Tuesday, January 13, 2009

Your Astrological Sign May Not Be What You Think It Is

"Hey, don't tell me -- you're a Capricorn."

By Pedro Braganca, Special to LiveScience

It's a great conversation starter: "What's your sign?"

But before you ask or answer that question, consider this: your zodiac sign corresponds to the position of the sun relative to constellations as they appeared over 2200 years ago!

The science behind astrology may have its roots in astronomy but don’t confuse these two disciplines. Astronomy can explain the position of the stars in the sky but it’s up to you to determine what, if anything, their alignment signifies.

The Constellations of the Zodiac

The ecliptic, or the position of the Sun as it’s perceived from the revolving Earth, passes through the constellations that formed the Zodiac - Aries, Taurus, Gemini, Cancer, Leo, Virgo, Libra, Scorpio, Sagittarius, Capricorn, Aquarius and Pisces. Zodiac signs were originally determined by which constellation the Sun was "in" on the day you were born.

Early astronomers observed the Sun traveling through the signs of the Zodiac in the course of one year, spending about a month in each. Thus, they calculated that each constellation extends 30 degrees across the ecliptic.

However, a phenomenon called precession has altered the position of the constellations we see today.

Figure 1. The vernal equinox marks the first day of spring and occurs at the intersection of the ecliptic and the celestial equator. The vernal equinox also marks the zero point of the Zodiac.

Precession and Astrology

The first day of spring in the Northern Hemisphere was once marked by the zero point of the Zodiac. Astronomers call this the vernal equinox and it occurs as the ecliptic and celestial equator intersect.

Around 600 BCE, the zero point was in Aries and was called the "first point of Aries." (Figure 1) The constellation Aries encompassed the first 30 degrees of the ecliptic; from 30 to 60 degrees was Taurus; from 60 to 90 degrees was Gemini; and so on for all twelve constellations of the Zodiac.

Unbeknownst to the ancient astrologers, the Earth continually wobbles around its axis in a 25,800-year cycle. This wobble—called precession—is caused by the gravitational attraction of the Moon on Earth's equatorial bulge.

Over the past two-and-a-half millennia, this wobble has caused the intersection point between the celestial equator and the ecliptic to move west along the ecliptic by 36 degrees, or almost exactly one-tenth of the way around. This means that the signs have slipped one-tenth—or almost one whole month—of the way around the sky to the west, relative to the stars beyond.

Figure 2. If you were born between March 21 and April 19, your astrological sign is said to be Aries. But this was only true for a while, back when the system was set up in 600 BC. Today, the Sun is no longer within the constellation of Aries during much of that period. From March 11 to April 18, the Sun is actually in the constellation of Pisces!

For instance, those born between March 21 and April 19 consider themselves to be Aries. Today, the Sun is no longer within the constellation of Aries during much of that period. From March 11 to April 18, the Sun is actually in the constellation of Pisces! (Figure 2) See also Figure 3, which demonstrates the precession of the equinoxes from 600 BCE to 2600.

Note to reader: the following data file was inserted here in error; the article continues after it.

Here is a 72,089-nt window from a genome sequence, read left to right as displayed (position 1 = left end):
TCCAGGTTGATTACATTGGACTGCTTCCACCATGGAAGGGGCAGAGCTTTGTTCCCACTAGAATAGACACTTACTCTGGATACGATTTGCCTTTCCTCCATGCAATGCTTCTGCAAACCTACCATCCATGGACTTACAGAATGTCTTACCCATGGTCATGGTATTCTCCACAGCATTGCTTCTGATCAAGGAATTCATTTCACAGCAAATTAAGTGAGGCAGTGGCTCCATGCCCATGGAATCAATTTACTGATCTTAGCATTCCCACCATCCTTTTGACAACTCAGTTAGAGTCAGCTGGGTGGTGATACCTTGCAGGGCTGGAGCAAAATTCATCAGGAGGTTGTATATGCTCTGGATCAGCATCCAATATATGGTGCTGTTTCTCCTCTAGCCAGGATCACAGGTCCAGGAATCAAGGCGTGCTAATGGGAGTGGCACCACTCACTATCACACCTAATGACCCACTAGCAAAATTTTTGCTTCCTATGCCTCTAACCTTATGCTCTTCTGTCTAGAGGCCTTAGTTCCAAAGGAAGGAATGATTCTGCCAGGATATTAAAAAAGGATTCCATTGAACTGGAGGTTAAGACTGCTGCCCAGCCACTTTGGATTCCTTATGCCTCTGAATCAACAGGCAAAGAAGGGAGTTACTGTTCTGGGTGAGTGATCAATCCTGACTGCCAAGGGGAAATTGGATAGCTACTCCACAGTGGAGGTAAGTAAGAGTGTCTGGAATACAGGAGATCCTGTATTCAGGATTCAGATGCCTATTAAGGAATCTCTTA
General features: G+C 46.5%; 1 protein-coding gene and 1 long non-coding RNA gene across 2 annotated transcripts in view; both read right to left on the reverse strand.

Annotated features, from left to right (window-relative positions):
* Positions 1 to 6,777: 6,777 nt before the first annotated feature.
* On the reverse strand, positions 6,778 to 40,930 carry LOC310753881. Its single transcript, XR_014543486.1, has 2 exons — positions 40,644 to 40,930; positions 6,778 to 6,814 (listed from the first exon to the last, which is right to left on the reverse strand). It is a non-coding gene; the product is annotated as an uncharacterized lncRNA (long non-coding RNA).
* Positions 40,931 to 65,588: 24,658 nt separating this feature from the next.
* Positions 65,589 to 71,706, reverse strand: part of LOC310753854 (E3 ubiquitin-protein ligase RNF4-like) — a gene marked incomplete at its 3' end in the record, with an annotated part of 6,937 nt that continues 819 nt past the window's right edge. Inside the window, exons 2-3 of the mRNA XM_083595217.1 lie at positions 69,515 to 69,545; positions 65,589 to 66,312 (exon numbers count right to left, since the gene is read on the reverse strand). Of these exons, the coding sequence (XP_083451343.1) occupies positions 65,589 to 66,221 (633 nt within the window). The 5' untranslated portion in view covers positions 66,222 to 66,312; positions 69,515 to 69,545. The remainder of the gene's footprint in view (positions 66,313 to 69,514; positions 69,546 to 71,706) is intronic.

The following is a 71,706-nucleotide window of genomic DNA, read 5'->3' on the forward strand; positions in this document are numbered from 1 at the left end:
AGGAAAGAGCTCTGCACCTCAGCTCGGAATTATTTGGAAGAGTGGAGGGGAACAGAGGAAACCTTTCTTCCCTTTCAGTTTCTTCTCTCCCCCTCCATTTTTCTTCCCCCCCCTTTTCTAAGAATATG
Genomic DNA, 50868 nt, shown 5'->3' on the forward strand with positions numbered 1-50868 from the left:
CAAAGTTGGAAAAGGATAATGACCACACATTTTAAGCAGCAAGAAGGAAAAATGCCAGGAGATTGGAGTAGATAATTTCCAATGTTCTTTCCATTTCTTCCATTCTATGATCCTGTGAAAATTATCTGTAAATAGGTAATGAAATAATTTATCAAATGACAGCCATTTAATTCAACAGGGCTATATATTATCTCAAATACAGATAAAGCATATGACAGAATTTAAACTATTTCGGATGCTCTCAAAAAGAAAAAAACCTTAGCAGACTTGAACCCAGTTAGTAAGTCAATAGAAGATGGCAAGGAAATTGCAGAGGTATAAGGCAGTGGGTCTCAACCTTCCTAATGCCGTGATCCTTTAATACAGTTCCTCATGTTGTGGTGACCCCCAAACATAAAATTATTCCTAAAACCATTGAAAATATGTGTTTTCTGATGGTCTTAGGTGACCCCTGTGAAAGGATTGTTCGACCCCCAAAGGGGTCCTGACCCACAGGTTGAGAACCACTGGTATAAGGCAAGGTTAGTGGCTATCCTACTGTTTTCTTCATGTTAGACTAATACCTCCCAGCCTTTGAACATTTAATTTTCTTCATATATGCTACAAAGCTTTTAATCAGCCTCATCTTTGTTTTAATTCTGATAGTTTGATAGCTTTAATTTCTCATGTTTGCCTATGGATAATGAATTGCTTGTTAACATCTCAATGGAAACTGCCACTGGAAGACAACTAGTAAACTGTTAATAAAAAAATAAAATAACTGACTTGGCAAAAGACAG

Figure 3. The graphic shows the precession of the equinoxes from 600 BC to 2600 AD. In 600 BC, the intersection of the ecliptic and celestial equator is in western Aries and marked by the Vernal Equinox. In the year 2007, the intersection is in Pisces.

Your "Real Sign"

The table below lists the dates when the Sun is actually within the astronomical constellations of the Zodiac, according to modern constellation boundaries and corrected for precession (these dates can vary a day from year to year).

You will most likely find that once precession is taken into account, your zodiac sign is different. And if you were born between November 29 and December 17, your sign is actually one you never saw in the newspaper: you are an Ophiuchus! The eliptic passes through the constellation of Ophiuchus after Scorpius.

Now you really have something cool with which to start that conversation!

Capricorn - Jan 20 to Feb 16
Aquarius - Feb 16 to Mar 11
Pisces - Mar 11 to Apr 18
Aries - Apr 18 to May 13
Taurus - May 13 to Jun 21
Gemini - Jun 21 to Jul 20
Cancer - Jul 20 to Aug 10
Leo - Aug 10 to Sep 16
Virgo - Sep 16 to Oct 30
Libra - Oct 30 to Nov 23
Scorpius - Nov 23 to Nov 29
Ophiuchus - Nov 29 to Dec 17
Sagittarius - Dec 17 to Jan 20


"Δημήτριος ο Ταξιδευτής" said...

bravo covertress
a marvelous post....

Astromauh said...

The picture in your blog, shows that the Vernal point was on the begin of the constellation of Aries around the 30 B.C..

What happened around that time?

The first century B.C. was the time when Hippocrates discovered precession.

What means discover precession?

Discover precession means to understand that the Vernal point slowly moves on the background of the fixed stars, through the constellations.

Before Hippocrates constellation and zodiacal signs was the same thing, after Hippocrates they becomes two separate things.

This is the reason why constellations and signs share the same names, signs take the names of the constellations that was in the signs in the first century B.C..

Seasons do not depends from constellations but from signs, as astrological influences do not depends from constellations but from signs.

There is not influences that came from distant stars, because the astrological influences depend from the positions of the bodies of the solar system in relation to the Earth.

Astronomers as astrologers define the positions of the stars, on the base of the position of the Vernal point.

So, if you think that astrologers do something wrong, you should as well think the astronomers do something wrong.

Sorry for my English, bye bye.